Benjamin Franklin Representative selections, with introduction, bibliograpy, and notes

By Benjamin Franklin

Page 161

University." These range from 1731 to Franklin's latest
correspondence. Only a few of these pieces are described.)

Stevens, Henry. _Benjamin Franklin's Life and Writings. A
Bibliographical Essay on the Stevens Collection of Books and
Manuscripts Relating to Doctor Franklin._ London: 1881. (Pp. 21-40
contain a list of "Franklin's Printed Works.")

Swift, Lindsay. "Catalogue of Works Relating to Benjamin Franklin in the
Boston Public Library," _Bulletin of the Boston Public Library_, V,
217-31, 276-84, 420-33. Boston: 1883. (Including Dr. S. A. Green's
collection, this was the "immediate predecessor" to Ford.)

For current articles the student should consult especially the
bibliographies in _Philological Quarterly_, _American Literature_,
_Publications of the Modern Language Association_, bibliographical
bulletins of the Modern Humanities Research Association, and Grace G.
Griffin's annual bibliography, _Writings on American History_.


_Selections from_


NOTE: Superior figures through the text refer to notes in pp. 529 ff.


TWYFORD, at the Bishop of St. Asaph's, 1771.

DEAR SON, I have ever had a Pleasure in obtaining any little Anecdotes
of my Ancestors. You may remember the Enquiries I made among the Remains
of my Relations when you were with me in England; and the journey I
undertook for that purpose. Now imagining it may be equally agreable to
you to know the Circumstances of _my_ Life, many of which you are yet
unacquainted with; and expecting a Weeks uninterrupted Leisure in my
present Country Retirement, I sit down to write them for you. To which I
have besides some other Inducements. Having emerg'd from the Poverty and
Obscurity in which I was born and bred, to a State of Affluence and some
Degree of Reputation in the World, and having gone so far thro' Life
with a considerable Share of Felicity, the conducing Means I made use
of, which, with the Blessing of God, so well succeeded, my Posterity may
like to know, as they may find some of them suitable to their own
Situations, and therefore fit to be imitated. That Felicity, when I
reflected on it, has induc'd me sometimes to say, that were it offer'd
to my Choice, I should have no Objection to a Repetition of the same
Life from its Beginning, only asking the Advantages Authors have in a
second Edition to correct some Faults of the first. So would I if I

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Text Comparison with The Autobiography of Benjamin Franklin

Page 0
In politics he proved very able both as an administrator and as a controversialist; but his record as an office-holder is stained.
Page 4
My grandfather had four sons that grew up, viz.
Page 11
Plutarch's Lives there was in which I read abundantly, and I still think that time spent to great advantage.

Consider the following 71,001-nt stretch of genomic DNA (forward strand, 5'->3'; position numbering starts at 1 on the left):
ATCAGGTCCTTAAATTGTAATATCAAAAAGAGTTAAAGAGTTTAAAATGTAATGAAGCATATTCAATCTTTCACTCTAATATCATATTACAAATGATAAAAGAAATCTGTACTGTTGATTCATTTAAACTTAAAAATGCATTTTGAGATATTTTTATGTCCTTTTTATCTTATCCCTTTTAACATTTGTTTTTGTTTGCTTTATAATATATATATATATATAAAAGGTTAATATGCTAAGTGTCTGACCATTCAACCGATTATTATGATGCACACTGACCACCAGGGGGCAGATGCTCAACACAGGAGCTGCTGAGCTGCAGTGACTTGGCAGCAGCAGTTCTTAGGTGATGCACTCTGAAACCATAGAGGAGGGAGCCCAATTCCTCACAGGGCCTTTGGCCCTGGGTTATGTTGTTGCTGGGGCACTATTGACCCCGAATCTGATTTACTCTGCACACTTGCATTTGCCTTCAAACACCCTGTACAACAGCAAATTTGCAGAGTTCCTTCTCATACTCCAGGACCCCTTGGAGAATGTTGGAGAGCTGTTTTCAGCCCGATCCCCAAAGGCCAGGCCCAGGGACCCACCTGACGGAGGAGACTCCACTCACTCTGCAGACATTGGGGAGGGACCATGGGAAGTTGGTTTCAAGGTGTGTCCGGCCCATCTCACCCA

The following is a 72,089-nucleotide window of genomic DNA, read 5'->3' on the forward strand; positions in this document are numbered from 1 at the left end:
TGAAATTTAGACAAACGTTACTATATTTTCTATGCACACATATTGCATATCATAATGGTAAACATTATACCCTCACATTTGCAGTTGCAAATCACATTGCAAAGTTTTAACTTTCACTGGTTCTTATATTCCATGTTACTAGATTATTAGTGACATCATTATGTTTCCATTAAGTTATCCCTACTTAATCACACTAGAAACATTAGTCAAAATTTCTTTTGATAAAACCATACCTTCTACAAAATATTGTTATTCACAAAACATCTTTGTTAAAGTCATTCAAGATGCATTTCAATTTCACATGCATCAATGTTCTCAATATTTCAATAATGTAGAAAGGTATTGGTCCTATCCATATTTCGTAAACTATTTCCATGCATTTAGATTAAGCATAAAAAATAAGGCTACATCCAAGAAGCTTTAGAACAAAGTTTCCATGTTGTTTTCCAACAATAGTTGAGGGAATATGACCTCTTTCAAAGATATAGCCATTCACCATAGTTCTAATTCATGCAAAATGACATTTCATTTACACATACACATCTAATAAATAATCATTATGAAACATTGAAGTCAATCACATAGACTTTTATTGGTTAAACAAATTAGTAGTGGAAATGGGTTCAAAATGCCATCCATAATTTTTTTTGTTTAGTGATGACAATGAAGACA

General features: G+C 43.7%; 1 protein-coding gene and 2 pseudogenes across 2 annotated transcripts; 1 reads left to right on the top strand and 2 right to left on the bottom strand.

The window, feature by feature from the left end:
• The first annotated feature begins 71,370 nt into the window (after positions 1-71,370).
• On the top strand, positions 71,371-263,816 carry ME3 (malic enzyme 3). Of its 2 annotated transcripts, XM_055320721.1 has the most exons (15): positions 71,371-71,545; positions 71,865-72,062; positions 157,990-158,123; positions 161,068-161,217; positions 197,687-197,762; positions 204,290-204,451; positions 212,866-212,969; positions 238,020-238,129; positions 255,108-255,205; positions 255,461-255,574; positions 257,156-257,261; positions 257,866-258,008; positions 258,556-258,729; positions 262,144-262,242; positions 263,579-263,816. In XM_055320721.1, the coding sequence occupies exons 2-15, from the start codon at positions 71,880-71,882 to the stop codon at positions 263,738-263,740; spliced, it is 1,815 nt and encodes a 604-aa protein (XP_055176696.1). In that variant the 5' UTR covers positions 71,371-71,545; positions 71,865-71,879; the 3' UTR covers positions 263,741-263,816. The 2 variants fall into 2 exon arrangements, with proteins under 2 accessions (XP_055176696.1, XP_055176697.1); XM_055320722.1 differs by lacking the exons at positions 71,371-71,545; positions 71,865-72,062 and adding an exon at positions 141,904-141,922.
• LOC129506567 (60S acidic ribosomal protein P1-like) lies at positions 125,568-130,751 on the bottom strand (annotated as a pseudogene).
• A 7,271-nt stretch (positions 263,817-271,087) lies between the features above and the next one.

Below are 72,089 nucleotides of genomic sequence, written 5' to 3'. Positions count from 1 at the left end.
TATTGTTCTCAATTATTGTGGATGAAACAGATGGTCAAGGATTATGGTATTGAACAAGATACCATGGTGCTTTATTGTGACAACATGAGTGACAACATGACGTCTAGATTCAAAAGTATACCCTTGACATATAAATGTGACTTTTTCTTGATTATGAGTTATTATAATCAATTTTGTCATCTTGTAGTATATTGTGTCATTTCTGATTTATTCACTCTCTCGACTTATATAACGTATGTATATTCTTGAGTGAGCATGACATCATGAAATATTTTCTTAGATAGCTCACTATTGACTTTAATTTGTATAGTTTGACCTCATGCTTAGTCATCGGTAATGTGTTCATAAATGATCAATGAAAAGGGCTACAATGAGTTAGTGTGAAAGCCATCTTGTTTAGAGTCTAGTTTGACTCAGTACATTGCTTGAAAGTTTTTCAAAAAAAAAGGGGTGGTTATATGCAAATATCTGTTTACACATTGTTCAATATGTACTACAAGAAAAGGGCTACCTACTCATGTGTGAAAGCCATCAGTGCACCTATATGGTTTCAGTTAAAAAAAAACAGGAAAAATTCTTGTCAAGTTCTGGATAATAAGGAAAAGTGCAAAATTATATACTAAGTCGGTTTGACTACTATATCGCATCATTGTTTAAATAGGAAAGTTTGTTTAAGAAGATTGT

Page 12
I stood out some time, but at last was persuaded, and signed the indentures when I was yet but twelve years old.
Page 21
De Foe in his Cruso, his Moll Flanders, Religious Courtship, Family Instructor, and other pieces, has imitated it with success; and Richardson has done the same, in his Pamela, etc.
Page 45
Accordingly, she had given all her estate to charitable uses, reserving only twelve pounds a year to live on, and out of this sum she still gave a great deal in charity, living herself on water-gruel only, and using no fire but to boil it.
Page 55
To lessen the rent, which was then but twenty-four pounds a year, tho' I have since known it to let for seventy, we took in Thomas Godfrey, a glazier, and his family, who were to pay a considerable part of it to us, and we to board with them.
Page 68
But your biography will not merely teach self-education, but the education of a wise man; and the wisest man will receive lights and improve his progress, by seeing detailed the conduct of another wise man.
Page 70
This style of writing seems a little gone out of vogue, and yet it is a very useful one; and your specimen of it may be particularly serviceable, as it will make a subject of comparison with the lives of various public cutthroats and intriguers, and with absurd monastic self-tormentors or vain literary triflers.
Page 71
Extend your views even further; do not stop at those who speak the English tongue, but after having settled so many points in nature and politics, think of bettering the whole race of men.
Page 78
, etc.
Page 86
] But it so happened that my intention of writing and publishing this comment was never fulfilled.
Page 92
Those pamphlets, as is generally the case with controversial writings, tho' eagerly read at the time, were soon out of vogue, and I question.
Page 107
This reproof, being before all the company, piqu'd the secretary, who answer'd, "I being thy servant, why did thee not order me to come down? But thee was willing enough that I should stay and help to fight the ship when thee thought there was danger.
Page 113
more knowledge of the common law than I possess'd was necessary to act in that station with credit, I gradually withdrew from it, excusing myself by my being oblig'd to attend the higher duties of a legislator in the Assembly.
Page 115
Gilbert Tennent, came to me with a request that I would assist him in procuring a subscription for.
Page 145
Page 150
" "Is it possible, when he is so great a writer? for I see him constantly at his escritoire.
Page 157
conversation having a little alarm'd me as to what might be the sentiments of the court concerning us, I wrote it down as soon as I return'd to my lodgings.
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1733 Begins to study French, Italian, Spanish, and Latin.